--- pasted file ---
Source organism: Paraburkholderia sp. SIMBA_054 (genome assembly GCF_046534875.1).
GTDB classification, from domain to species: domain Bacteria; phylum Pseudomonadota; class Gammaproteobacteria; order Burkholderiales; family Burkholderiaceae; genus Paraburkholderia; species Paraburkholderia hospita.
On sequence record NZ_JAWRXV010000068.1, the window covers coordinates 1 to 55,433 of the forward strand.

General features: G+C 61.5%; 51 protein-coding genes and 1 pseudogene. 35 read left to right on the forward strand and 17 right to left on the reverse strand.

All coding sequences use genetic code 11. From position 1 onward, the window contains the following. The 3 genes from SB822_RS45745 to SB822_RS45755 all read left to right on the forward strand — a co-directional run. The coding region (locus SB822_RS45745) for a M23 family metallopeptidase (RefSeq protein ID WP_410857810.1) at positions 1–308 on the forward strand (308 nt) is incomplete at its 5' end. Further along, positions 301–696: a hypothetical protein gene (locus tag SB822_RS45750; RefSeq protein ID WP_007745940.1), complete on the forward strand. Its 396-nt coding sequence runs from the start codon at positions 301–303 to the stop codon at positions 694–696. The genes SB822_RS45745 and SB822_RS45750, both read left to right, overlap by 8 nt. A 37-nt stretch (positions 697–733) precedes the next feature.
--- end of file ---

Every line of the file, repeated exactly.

Source organism: Paraburkholderia sp. SIMBA_054 (genome assembly GCF_046534875.1).
GTDB classification, from domain to species: domain Bacteria; phylum Pseudomonadota; class Gammaproteobacteria; order Burkholderiales; family Burkholderiaceae; genus Paraburkholderia; species Paraburkholderia hospita.
On sequence record NZ_JAWRXV010000068.1, the window covers coordinates 1 to 55,433 of the forward strand.

General features: G+C 61.5%; 51 protein-coding genes and 1 pseudogene. 35 read left to right on the forward strand and 17 right to left on the reverse strand.

All coding sequences use genetic code 11. From position 1 onward, the window contains the following. The 3 genes from SB822_RS45745 to SB822_RS45755 all read left to right on the forward strand — a co-directional run. The coding region (locus SB822_RS45745) for a M23 family metallopeptidase (RefSeq protein ID WP_410857810.1) at positions 1–308 on the forward strand (308 nt) is incomplete at its 5' end. Further along, positions 301–696: a hypothetical protein gene (locus tag SB822_RS45750; RefSeq protein ID WP_007745940.1), complete on the forward strand. Its 396-nt coding sequence runs from the start codon at positions 301–303 to the stop codon at positions 694–696. The genes SB822_RS45745 and SB822_RS45750, both read left to right, overlap by 8 nt. A 37-nt stretch (positions 697–733) precedes the next feature.